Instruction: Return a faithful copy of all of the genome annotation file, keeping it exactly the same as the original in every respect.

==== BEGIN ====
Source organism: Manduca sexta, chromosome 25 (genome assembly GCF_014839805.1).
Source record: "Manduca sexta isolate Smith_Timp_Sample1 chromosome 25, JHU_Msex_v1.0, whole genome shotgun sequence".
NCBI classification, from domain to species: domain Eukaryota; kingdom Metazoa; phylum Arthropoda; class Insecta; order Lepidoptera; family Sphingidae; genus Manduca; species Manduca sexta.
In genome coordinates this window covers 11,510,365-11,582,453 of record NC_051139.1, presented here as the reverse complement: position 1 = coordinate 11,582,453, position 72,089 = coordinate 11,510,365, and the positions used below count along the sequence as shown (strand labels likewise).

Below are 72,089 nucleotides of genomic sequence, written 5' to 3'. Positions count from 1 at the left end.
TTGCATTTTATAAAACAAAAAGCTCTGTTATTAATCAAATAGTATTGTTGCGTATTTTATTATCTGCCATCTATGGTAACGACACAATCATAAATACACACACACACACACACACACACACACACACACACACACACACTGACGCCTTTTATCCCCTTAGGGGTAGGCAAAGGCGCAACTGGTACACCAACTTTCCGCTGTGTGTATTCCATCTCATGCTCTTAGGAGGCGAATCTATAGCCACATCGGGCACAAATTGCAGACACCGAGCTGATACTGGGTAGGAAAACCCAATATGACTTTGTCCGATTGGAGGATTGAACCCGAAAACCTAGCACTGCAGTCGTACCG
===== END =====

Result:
Source organism: Manduca sexta, chromosome 25 (genome assembly GCF_014839805.1).
Source record: "Manduca sexta isolate Smith_Timp_Sample1 chromosome 25, JHU_Msex_v1.0, whole genome shotgun sequence".
NCBI classification, from domain to species: domain Eukaryota; kingdom Metazoa; phylum Arthropoda; class Insecta; order Lepidoptera; family Sphingidae; genus Manduca; species Manduca sexta.
In genome coordinates this window covers 11,510,365-11,582,453 of record NC_051139.1, presented here as the reverse complement: position 1 = coordinate 11,582,453, position 72,089 = coordinate 11,510,365, and the positions used below count along the sequence as shown (strand labels likewise).

Below are 72,089 nucleotides of genomic sequence, written 5' to 3'. Positions count from 1 at the left end.
TTGCATTTTATAAAACAAAAAGCTCTGTTATTAATCAAATAGTATTGTTGCGTATTTTATTATCTGCCATCTATGGTAACGACACAATCATAAATACACACACACACACACACACACACACACACACACACACACACACTGACGCCTTTTATCCCCTTAGGGGTAGGCAAAGGCGCAACTGGTACACCAACTTTCCGCTGTGTGTATTCCATCTCATGCTCTTAGGAGGCGAATCTATAGCCACATCGGGCACAAATTGCAGACACCGAGCTGATACTGGGTAGGAAAACCCAATATGACTTTGTCCGATTGGAGGATTGAACCCGAAAACCTAGCACTGCAGTCGTACCG